There are some songs that were very common during my childhood. Little did I know, these songs actually have some twisted meanings and date all the back to the 1700s. These famous childhood songs have some really strange origins.
Rock-a-Bye Baby, 1765
Many people believe that King James II and Mary of Modena’s son wasn’t actually their son. People say a baby was brought in to be passed off as their child to make sure that a Roman Catholic was next in line for the throne. Because of this story, many think that the lullaby is about this child.
Three Blind Mice, 1805
Queen Elizabeth I was also referred to as Bloody Mary because of all of the murders that were committed during her time as head of the throne. Three Protestant bishops failed at trying to overthrow Queen Elizabeth so they were burned. Some believe that the song Three Blind Mice is about these men and the blindness actually represents religious beliefs.
Here We Go Round the Mulberry Bush, 1840
Here We Go Round the Mulberry Bush dates back to 1840 and is said to be about England’s Wakefield Prison. Women prisoners were ordered to exercise and it happened to be around a mulberry tree. So some say that the song is about the female prisoners running around the tree.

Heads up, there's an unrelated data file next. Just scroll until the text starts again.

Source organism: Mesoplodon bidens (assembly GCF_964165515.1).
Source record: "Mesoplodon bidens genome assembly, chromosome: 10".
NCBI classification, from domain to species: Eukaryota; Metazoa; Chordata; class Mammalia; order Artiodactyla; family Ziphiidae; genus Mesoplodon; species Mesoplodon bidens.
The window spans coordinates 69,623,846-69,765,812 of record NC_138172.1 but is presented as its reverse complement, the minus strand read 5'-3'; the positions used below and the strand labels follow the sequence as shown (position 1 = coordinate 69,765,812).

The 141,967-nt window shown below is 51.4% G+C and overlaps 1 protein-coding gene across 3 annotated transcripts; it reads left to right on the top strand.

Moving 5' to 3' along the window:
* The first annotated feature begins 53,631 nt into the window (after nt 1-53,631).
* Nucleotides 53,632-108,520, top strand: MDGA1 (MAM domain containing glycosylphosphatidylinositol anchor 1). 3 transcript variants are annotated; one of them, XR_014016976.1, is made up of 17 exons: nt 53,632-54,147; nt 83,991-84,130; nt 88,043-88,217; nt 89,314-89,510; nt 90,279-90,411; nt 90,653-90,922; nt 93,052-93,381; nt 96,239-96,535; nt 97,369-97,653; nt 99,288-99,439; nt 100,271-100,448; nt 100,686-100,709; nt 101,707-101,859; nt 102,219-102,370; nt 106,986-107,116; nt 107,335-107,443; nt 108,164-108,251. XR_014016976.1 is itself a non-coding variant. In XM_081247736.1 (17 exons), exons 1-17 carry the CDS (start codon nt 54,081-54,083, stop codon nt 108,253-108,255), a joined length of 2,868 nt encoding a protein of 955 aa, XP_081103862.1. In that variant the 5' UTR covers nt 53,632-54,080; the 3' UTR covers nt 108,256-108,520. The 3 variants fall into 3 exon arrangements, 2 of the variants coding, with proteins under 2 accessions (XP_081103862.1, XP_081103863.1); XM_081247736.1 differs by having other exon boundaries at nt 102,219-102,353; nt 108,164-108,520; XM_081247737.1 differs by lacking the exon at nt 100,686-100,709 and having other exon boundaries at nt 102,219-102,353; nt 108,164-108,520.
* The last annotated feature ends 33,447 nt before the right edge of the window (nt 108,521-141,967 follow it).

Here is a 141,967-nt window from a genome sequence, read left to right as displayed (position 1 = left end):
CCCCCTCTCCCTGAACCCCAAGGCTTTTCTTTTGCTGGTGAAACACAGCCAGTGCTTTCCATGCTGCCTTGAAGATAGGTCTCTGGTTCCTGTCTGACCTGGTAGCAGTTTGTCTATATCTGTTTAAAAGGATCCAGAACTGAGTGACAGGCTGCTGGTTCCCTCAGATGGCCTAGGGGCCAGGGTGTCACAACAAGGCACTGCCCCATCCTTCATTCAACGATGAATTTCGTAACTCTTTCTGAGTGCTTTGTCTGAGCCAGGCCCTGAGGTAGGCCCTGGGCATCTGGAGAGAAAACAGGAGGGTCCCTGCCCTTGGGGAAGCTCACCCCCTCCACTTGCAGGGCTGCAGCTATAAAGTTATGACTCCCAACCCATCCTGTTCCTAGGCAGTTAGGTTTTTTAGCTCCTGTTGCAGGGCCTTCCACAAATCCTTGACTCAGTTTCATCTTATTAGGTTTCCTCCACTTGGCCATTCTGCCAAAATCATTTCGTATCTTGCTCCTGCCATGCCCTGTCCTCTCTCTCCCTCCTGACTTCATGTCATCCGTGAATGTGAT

Ring Around the Rosie, 1881
Ring Around the Rosie might be one of the most popular childhood songs that we all grew up with. It dates back to 1881 and there are a couple theories of how the song came about. Some say the song is in reference to the 1665 Great Plague of London and “the rosie” means the rash and “a pocket full of posies” means the attempt of covering up the smell. About 15 percent of London’s population was killed during the plague so the end of the song, “ashes! Ashes! We all fall down” could be an interpretation of all of the deaths.
But others argue that the song is really about the 19th century religious ban on dancing with Protestants. They say that the song was a way of kids to get around the ban on dancing by playing this song.